trading cards

Airplane swag

[This is a slightly different version of a story we first prepared for The Points Guy site.]

Airplane etiquette frowns on passengers taking home the blankets, the pillows, or the plates meals are served on. But some items are perfectly OK to swipe from your next flight.

Delta Air Lines’ ‘secret’ airplane trading cards

Delta Air Lines says that when they’re not busy preparing for a flight or flying the plane, their pilots are happy to pass out a collectible trading card featuring one of the airplanes in their fleet to “any customer that asks nicely.”

The carrier says there are 11 card types in the current collection and six total Delta collections since the beginning of the program, which has been active for more than 20 years.

Airplane Wings

If you are a kid – or an adult – stepping on a plane for the first time and a pilot or flight attendant hands you a small wing pin with the airline’s insignia on it, that’s going to make an impression.

Delta, Alaska, and Southwest Airlines still have airplane wings for kids and first-time flyers. Most are plastic, but the wings Alaska Airlines hands out are metal.

KLM’s little Delft houses

Long-haul business class passengers on KLM get to take home one of the more unusual and collectible items: a miniature Delft house.

The little blue-and-white houses are in the shape of historic and notable buildings in the Netherlands or abroad and are filled with Bols Genever, a liquor made with corn, rye, and wheat.

KLM commissions a new little house each year and releases it in October to coincide with the anniversary of KLM’s founding in 1919. This year’s house – the 104th in the series – portrays Valkenburg Station, the oldest existing railway station in the Netherlands.

Salt and pepper shakers

Airlines know that many passengers pocket salt and pepper shakers. And some carriers have fun with that.

Virgin Atlantic’s salt and pepper shakers say “pinched from Virgin Atlantic” on their feet.

And the little see-through airplane (above) filled with salt and pepper on Condor Airlines (remove the propeller for pepper) says “aeroplane souvenir” on the underside.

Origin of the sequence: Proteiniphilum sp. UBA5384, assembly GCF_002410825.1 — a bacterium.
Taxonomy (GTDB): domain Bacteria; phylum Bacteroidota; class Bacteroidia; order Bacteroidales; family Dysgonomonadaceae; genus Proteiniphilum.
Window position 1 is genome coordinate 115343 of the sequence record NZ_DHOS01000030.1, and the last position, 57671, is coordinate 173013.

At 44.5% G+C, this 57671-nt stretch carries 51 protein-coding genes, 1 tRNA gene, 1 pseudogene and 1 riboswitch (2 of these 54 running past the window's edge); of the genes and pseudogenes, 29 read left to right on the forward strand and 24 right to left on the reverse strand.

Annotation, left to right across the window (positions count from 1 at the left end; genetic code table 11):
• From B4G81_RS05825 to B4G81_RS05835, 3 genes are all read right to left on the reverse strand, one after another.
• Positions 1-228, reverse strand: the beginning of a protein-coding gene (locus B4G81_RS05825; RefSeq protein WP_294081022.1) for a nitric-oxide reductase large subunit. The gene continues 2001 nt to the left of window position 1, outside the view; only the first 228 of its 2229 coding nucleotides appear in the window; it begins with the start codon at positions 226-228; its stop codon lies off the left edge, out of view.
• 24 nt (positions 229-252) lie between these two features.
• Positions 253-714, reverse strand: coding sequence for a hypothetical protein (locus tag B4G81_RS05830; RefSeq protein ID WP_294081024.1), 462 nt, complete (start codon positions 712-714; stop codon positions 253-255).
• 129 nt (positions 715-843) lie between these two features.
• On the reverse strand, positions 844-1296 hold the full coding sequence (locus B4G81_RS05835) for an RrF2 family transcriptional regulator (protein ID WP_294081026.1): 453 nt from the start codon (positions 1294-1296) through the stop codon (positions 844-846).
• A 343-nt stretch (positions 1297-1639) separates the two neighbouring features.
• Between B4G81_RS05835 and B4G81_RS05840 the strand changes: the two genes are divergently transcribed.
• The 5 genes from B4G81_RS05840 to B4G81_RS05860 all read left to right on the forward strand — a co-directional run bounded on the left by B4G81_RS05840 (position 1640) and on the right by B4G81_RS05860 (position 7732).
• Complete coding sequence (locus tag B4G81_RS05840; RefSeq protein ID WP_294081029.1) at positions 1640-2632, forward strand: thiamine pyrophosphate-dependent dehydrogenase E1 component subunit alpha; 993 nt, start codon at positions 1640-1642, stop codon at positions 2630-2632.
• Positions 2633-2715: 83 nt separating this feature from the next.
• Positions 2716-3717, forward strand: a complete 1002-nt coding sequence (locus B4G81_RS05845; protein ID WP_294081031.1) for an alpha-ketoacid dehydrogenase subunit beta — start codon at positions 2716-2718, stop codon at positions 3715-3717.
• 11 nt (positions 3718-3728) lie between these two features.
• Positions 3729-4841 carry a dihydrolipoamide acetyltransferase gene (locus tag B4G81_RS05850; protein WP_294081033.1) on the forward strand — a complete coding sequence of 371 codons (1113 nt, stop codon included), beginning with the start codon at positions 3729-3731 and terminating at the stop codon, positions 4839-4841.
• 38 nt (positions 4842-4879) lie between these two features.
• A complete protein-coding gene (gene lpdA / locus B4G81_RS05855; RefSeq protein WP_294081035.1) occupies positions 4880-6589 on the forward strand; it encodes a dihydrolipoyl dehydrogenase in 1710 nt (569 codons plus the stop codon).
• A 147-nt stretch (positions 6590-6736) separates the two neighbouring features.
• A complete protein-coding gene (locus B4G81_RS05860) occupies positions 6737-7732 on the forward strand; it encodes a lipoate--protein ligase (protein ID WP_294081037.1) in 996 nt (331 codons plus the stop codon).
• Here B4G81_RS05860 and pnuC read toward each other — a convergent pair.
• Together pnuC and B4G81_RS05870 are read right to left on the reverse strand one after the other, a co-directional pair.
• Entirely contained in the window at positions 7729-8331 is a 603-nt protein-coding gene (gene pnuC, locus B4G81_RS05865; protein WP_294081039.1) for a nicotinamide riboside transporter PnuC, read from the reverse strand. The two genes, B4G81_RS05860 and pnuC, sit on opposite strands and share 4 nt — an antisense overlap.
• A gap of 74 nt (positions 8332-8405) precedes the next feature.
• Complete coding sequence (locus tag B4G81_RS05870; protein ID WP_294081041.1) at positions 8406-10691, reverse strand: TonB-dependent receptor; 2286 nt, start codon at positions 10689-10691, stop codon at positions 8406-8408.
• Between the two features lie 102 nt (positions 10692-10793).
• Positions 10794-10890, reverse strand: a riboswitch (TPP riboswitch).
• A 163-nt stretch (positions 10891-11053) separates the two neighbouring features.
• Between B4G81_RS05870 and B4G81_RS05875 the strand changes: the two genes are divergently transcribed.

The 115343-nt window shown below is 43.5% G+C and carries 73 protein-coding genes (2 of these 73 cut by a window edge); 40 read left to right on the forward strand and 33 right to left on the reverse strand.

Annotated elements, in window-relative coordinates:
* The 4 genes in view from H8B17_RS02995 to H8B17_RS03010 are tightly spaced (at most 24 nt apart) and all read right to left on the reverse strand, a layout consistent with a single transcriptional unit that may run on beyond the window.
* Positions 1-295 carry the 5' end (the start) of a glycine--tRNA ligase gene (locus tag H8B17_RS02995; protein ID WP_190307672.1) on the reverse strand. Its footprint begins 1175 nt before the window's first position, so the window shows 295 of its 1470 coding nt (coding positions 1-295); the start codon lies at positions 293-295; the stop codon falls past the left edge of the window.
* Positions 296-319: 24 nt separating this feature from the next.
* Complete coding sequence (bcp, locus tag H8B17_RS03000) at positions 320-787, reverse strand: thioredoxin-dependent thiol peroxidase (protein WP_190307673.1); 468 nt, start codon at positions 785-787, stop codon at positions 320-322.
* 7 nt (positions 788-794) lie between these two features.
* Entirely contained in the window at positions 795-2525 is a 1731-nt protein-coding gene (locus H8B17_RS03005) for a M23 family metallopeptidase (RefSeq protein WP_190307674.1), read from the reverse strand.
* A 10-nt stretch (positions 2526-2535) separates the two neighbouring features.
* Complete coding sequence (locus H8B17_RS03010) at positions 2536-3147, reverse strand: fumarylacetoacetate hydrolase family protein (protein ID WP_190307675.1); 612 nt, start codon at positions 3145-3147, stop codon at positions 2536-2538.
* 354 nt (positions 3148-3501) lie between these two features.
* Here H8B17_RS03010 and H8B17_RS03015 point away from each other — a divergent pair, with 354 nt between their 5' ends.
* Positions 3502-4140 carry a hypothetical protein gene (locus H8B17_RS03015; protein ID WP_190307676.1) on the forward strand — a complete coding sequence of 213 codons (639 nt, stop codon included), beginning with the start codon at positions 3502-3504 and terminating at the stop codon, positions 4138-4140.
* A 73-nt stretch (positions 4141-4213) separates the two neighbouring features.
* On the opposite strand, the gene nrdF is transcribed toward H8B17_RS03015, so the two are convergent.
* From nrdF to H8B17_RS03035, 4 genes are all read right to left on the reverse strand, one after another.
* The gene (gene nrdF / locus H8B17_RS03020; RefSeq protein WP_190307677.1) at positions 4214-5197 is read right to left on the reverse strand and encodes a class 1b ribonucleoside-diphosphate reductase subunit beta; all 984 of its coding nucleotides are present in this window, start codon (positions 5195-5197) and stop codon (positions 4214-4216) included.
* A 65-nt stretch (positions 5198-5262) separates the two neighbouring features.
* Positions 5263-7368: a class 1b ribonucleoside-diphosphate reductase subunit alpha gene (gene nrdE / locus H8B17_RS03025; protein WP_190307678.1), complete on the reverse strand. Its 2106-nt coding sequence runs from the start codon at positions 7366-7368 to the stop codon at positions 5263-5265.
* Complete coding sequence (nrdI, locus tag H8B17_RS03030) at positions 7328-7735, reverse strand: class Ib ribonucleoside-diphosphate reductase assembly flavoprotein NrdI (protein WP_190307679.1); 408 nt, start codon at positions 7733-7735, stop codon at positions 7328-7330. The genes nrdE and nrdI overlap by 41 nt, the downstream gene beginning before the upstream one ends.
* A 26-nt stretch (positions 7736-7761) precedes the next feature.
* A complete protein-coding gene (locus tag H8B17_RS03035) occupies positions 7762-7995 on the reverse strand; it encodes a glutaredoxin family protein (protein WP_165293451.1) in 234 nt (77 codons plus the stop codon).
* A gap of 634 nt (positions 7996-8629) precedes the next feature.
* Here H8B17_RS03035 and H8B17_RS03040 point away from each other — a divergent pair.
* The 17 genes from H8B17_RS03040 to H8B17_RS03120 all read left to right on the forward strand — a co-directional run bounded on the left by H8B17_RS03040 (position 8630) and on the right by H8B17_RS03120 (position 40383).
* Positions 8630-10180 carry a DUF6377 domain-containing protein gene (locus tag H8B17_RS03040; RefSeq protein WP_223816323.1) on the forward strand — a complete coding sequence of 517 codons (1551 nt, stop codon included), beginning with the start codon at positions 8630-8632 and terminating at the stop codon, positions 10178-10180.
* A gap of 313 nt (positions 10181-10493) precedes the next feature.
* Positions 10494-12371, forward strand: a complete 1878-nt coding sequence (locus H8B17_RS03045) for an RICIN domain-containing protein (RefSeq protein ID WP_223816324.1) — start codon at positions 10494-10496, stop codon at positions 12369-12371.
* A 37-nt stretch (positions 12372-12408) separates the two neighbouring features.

Amenity kits

Premium passengers on international flights are issued some swanky amenity kits.

United’s new Polaris amenity kits are filled with products from the Therabody wellness brand. And Emirates has a collection of Bulgari amenity kits for First and business-class passengers with a wide variety of upscale products, including an engraved Bulgari mirror.

Travel Tidbits from an airport near you

Welcome to all the new Stuck at The Airport subscribers who have signed up over this past week. We suspect many of you found us through the mention of our site in this recent New York Times article about airport lounges.

But however you found us, we’re happy you’re here.

Here are some airport amenities we’re been researching this week.

Cruise to SEA airport luggage-free

Thnking abot taking a cruise to Alaska? Good for you!

More than a million cruise passengers pass through Seattle – and Seattle-Tacoma International Airport (SEA) on their way to and from Alaska each summer.

And they all seem to bring along a lot of luggage.

When all those people finish their cruises and head back home, the bag check-in lines at the airport get really, really long.

In fact, Port of Seattle officials often point out that it is cruise season, not the Christmas/New Year holiday when the airport experiences its peak passenger count.

A good solution is the complimentary Port Valet service.

Cruise passengers can check-in for their flights and check their bags before they get off the ship. Port Valet does the bag transfers and the cruisers can hang around the city luggage- free before heading to the airport.

Whle the luggage transfer is free; regular checked bag fees apply.

Learn how to save a life while waiting for a flight

Los Angeles International is the latest airport to get a Hands-Only CPR Training Kiosk from the American Heart Association.

More than a dozen other airports have these kiosks as well and in just five minutes – the time it takes scroll through your Instagram feed (again) – you can watch a short instruction video (in English or Spanish), practice on a rubber manikin, get feedback on your technique and learn how to save a life.

 Get coffee made by a robot

In two locations at Austin-Bergstrom International Airport and, starting this week, in Terminal 3 at San Francisco International Airport, travelers can have coffee drinks prepared and delivered by robotic baristas in a Briggo automated Coffee Haus kiosk. 

Orders can be sent ahead via the app, no pre-caffeine chit-chat is required, local coffee blends are featured, and there’s a robot on duty 24 hours a day.

Sensory-friendly Space with real airplane seating

Going to the airport and getting on a plane can be stressful for anyone, but kids or adults with autism or other special needs may need extra help acclimating and adjusting.

To help out, Pittsburgh International Airport (PIT) just opened Presley’s Place on Concourse A.

In addition to a calming transition foyer, family room, soundproof adult area, and restroom with adult changing table and adjustable sink, Presley’s Place is the first airport sensory room to also have the walls and floor of a real jet way and a seating section from a realistic airplane cabin, courtesy American Airlines.

Have you come across a new airport amenity during your travels? Let us know in the comment section below. If your tip is featured, we’ll send you a fun travel-themed souvenir.